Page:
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Grapefruit – Pucker Up Buttercup

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I grew up loving grapefruit. Though I have to admit that I was one of those who would cut them in half and sprinkle sugar on top. I guess that’s fairly typical for a child. As I started tacking on the years of wisdom, my tastebuds shifted, and I found myself drawn to the lip-puckering enjoyment of their tart and sour taste. I know the pith and membrane hold nutrients, but my all-time favorite way of eating them is to remove the membrane from each segment. It’s not so much to remove the bitterness, but because I find the individual pulp cells so beautiful and fun to squish between my teeth.


Grapefruit trees are evergreen (keep their leaves year-round) and grow to around 16–49 ft tall. The leaves are thin, glossy, dark green, and roughly 6″ long. It produces white, four-petaled flowers, and when they blossom, they produce white, sweet smelling aromatic.

The fruit is yellow-orange skinned and generally grows to 4–6″ in diameter. The flesh is segmented and acidic, varying in color depending on the cultivars, which include white, pink, and red pulps of varying sweetness (generally, the redder varieties are the sweetest).

Harvesting Grapefruit

Since grapefruits originated in the sub-tropics, they are cold sensitive. When they are ready to be picked depends greatly on differences in temperature. For example, grapefruit may take seven to eight months to ripen in one part of California and up to thirteen months in another part. Grapefruit is sweeter in regions of hot days and warm to hot nights and more acidic in cooler areas.

Not all grapefruits will be ripe at exactly the same moment. This is where color is an indicator of ripeness. Grapefruit should be harvested when at least half of the peel has started to turn yellow or pink. Mature grapefruit may still be green in color, but a better bet is to wait until the fruit turns hue. Remember, the longer the fruit stays on the tree, the sweeter it becomes; so be patient.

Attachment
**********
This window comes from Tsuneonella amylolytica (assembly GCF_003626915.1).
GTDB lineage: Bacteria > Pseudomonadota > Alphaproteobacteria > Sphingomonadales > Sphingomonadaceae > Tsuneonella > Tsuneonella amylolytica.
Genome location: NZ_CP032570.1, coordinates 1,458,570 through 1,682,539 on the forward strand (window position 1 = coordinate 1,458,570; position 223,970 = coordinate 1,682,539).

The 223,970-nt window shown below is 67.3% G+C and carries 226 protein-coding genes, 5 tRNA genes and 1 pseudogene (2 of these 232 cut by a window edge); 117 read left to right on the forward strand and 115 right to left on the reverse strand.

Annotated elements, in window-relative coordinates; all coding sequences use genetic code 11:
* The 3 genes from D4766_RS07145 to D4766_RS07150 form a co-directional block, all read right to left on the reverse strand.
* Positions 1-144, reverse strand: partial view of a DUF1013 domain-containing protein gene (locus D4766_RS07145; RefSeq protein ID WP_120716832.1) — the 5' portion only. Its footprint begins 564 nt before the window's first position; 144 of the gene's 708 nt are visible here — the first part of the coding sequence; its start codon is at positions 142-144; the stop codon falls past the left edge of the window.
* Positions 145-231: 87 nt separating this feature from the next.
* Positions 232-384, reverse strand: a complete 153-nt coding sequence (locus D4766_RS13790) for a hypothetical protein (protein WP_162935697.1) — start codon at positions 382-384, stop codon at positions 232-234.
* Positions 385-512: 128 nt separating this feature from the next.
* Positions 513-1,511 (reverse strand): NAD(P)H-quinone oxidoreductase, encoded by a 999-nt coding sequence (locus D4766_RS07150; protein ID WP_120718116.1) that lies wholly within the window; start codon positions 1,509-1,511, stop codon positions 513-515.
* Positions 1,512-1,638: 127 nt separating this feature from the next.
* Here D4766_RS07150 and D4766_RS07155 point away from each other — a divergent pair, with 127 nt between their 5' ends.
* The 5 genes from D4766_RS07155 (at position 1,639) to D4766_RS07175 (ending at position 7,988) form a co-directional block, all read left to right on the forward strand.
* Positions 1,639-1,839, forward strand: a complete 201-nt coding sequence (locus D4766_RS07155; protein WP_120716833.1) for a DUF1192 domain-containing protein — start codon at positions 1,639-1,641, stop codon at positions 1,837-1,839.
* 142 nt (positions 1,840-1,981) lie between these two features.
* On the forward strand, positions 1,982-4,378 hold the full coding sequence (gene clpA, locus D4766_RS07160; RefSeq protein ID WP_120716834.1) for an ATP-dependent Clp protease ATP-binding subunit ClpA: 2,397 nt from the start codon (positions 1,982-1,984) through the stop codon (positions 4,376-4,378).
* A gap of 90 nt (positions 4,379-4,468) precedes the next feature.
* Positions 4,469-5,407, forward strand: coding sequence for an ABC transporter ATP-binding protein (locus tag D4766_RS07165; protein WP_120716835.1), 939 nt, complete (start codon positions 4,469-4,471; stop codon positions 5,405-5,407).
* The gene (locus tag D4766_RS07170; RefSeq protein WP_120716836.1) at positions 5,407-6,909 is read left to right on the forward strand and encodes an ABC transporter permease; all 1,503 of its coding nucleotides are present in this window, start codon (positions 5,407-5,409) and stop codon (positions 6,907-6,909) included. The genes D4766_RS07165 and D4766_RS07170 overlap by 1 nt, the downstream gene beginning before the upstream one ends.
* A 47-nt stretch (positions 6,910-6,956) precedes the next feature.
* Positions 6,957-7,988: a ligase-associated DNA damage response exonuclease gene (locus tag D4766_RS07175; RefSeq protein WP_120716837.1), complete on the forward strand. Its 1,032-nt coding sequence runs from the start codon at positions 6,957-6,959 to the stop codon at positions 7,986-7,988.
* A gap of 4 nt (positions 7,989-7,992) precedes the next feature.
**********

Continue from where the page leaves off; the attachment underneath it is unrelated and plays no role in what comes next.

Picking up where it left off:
Fruits on low branches are picked by hand from the ground; higher fruits are usually harvested by workers on ladders who snap the stems or clip the fruits as required. When ready to pick, simply grasp the ripe fruit in your hand and gently give it a twist until the stem detaches from the tree.


Painted Tree Trunks

Have you ever noticed trees that are painted white on the bottom? Citrus trees have relatively thin bark. Left to their own, they grow more like a shrub than a tree, with shoots growing up at the base and covering the trunk. Without that shading, they need the protection of paint. Once the canopy of the tree is thick and broad enough to shade the trunk the paint isn’t necessary.

Different Types of Grapefruit

White Grapefruit

Pink Grapefruit

Red Ruby Grapefruit

Oro Blanco


Consider the Peel for Nutrients

Overall Tree Uses that Don’t go to Waste


Cautions to Take with Grapefruit

Grapefruit is Acidic

For those who have GERD

Drug Interactions

Inhibits Enzymes CYP3A4


This website is not intended to provide medical advice. All content, including text, graphics, images, and information available on this site is for general informational, entertainment, and educational purposes only. The content is not intended to be a substitute for professional diagnosis or treatment. The author of this site is not responsible for any adverse effects that may occur from the application of the information on this site. You are encouraged to make your own healthcare decisions, based on your research and in partnership with a qualified healthcare professional.

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